The president of Bolivia, Evo Morales, said Tuesday that they "try" to send him a letter in which they ask for his departure, to, according to him, consummate a coup like that of 1980, when after sending a letter to the then president Lidia Gueiler, Luis García Meza overthrew her.
In an act before thousands of supporters in La Paz, Morales referred to a letter that was scheduled to be delivered Tuesday by the leader of the Pro Santa Cruz Committee, Luis Fernando Camacho, who was blocked at the El Alto airport by supporters of the president.
In the rally in which his followers expressed his support for the allegations of electoral fraud in the elections of October 20 in which he was re-elected, Morales criticized that the opposition and civic committees such as Santa Cruz "have no proof "and try a coup d'etat.
The concentration in a central square of La Paz was the culmination of a march from the neighboring city of El Alto, one of its electoral feuds, with the participation of sectors in favor of the president such as miners, workers and peasants.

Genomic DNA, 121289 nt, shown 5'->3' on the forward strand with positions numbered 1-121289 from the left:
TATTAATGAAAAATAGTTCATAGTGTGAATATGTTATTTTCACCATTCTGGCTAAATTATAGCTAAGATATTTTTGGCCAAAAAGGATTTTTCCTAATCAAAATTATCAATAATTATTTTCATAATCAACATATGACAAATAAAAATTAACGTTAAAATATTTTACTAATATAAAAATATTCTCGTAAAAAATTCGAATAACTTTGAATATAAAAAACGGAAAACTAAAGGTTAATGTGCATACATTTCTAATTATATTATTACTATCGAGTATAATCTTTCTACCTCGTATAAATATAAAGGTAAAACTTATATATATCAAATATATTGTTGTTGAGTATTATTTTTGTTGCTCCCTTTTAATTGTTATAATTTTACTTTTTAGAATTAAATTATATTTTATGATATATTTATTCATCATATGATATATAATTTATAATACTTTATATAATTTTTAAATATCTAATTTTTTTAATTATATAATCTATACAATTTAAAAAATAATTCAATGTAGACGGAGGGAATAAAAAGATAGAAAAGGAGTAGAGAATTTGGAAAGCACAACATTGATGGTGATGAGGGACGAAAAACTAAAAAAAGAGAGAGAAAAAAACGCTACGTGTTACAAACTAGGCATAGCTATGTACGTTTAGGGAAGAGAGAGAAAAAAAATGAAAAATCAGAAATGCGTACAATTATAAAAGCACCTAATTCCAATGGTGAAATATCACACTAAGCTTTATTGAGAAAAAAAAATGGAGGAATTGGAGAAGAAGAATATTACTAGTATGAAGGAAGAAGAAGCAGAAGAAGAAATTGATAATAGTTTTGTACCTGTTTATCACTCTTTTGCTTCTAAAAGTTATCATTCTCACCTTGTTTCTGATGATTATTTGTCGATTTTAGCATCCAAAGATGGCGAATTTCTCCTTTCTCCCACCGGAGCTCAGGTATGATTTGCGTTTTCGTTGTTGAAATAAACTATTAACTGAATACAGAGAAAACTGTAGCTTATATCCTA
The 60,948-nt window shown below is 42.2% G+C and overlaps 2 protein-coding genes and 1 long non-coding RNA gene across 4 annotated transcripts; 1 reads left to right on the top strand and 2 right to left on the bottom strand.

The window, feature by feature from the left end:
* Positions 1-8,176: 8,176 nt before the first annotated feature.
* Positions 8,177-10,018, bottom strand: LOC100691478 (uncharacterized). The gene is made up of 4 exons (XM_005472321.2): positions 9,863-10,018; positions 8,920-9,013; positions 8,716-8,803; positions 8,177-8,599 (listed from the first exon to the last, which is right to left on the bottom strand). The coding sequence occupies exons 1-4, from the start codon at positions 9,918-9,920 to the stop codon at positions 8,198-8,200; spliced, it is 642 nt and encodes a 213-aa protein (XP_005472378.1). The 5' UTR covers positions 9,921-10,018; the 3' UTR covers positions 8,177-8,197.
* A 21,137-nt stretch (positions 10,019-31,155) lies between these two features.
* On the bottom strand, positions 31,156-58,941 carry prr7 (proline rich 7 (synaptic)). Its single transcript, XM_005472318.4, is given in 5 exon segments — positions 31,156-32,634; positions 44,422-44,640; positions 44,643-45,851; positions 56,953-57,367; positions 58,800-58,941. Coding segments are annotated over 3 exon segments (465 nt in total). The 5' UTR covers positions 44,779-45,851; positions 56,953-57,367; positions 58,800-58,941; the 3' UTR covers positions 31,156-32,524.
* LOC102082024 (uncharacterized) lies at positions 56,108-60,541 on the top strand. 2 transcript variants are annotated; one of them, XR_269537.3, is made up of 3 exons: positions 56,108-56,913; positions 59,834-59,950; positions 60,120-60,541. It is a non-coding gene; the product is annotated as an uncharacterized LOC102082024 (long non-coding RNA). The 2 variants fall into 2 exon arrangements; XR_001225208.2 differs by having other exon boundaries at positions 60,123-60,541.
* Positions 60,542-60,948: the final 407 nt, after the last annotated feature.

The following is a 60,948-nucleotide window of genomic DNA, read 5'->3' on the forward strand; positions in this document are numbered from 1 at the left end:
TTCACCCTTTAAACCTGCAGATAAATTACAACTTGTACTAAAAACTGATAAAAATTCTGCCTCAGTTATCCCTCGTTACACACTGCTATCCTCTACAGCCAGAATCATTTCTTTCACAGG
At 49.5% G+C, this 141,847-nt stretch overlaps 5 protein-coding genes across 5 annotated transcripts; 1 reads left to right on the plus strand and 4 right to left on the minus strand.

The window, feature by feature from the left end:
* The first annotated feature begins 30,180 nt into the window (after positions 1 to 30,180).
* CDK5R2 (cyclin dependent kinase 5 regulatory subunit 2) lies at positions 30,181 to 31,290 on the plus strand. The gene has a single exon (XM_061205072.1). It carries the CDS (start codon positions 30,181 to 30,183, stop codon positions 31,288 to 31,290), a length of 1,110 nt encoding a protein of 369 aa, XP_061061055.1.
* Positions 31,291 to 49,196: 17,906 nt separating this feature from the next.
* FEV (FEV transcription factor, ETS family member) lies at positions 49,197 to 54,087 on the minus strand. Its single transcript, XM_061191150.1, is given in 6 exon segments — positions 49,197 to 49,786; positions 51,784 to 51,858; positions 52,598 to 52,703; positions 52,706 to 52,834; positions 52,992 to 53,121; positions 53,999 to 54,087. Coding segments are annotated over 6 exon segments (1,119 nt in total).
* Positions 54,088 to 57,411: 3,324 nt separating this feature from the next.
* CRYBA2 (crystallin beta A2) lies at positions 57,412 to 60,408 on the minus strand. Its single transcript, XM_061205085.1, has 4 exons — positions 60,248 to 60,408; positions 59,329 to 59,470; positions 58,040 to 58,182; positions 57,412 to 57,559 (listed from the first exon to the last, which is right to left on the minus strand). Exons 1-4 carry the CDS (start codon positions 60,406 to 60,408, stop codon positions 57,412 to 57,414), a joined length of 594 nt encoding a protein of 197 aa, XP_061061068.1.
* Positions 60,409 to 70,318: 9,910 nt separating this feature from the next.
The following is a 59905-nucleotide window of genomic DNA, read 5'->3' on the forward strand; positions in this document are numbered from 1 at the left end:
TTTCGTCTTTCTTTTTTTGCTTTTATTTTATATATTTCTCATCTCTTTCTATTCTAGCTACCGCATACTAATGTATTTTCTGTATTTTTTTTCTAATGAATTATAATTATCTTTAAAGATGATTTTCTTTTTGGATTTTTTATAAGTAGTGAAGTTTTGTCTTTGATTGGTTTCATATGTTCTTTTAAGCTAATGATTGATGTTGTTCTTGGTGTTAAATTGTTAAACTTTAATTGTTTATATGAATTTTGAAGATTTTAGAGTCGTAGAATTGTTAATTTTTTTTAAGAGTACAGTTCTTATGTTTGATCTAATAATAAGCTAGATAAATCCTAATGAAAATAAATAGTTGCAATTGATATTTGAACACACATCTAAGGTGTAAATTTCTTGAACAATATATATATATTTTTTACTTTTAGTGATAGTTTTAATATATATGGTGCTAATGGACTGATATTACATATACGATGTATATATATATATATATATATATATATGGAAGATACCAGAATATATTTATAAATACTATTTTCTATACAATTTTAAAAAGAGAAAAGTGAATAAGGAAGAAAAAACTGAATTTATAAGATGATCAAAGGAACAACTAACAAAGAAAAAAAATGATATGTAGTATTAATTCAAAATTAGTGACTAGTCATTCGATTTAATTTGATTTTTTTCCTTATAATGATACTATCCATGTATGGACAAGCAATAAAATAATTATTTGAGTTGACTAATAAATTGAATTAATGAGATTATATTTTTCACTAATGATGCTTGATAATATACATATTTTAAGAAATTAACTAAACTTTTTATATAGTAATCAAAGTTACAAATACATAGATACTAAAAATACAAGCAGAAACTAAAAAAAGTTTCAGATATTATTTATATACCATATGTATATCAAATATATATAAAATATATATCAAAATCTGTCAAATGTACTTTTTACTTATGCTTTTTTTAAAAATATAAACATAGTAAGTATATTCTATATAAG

Luis Fernando Camacho, on his return to the capital of Cruz, said he will try to reach La Paz and deliver the letter.
Evo Morales, who came to power in 2006, accused those who demand that he leave the Presidency to use the Bolivian flag in his protests "to kick the brother, to cut streets," for which he demanded that they "respect the national symbol."
He also reproached them for "praying to hate" and "praying to kick, to make them kneel."
Prayers usually precede some citizen assemblies such as those that the day before agreed simultaneously in several cities in the country to send the resignation letter.
The president warned of the risk that the political and social crisis in Bolivia leads to deaths and injuries as in recent conflicts in Ecuador and neighboring Chile.
The protests unleashed after the allegations of fraud since the day after the elections cost the lives of two men last week in the Bolivian city of Montero, in clashes between like-minded and contrary to the president.
In addition to adding an undetermined number of injured, since they have not transcended updated official data.
Morales was accompanied by the country's vice president, Álvaro García Linera, and representatives of related organizations such as the Central Obrera Boliviana (COB).
Among the followers were peasants with their typical costumes, red ponchos and images of the revolutionary Ernesto "Che" Guevara in caps and banners.
. (tagsToTranslate) Morales (t) warns (t) seeks (t) to force him (t) to resign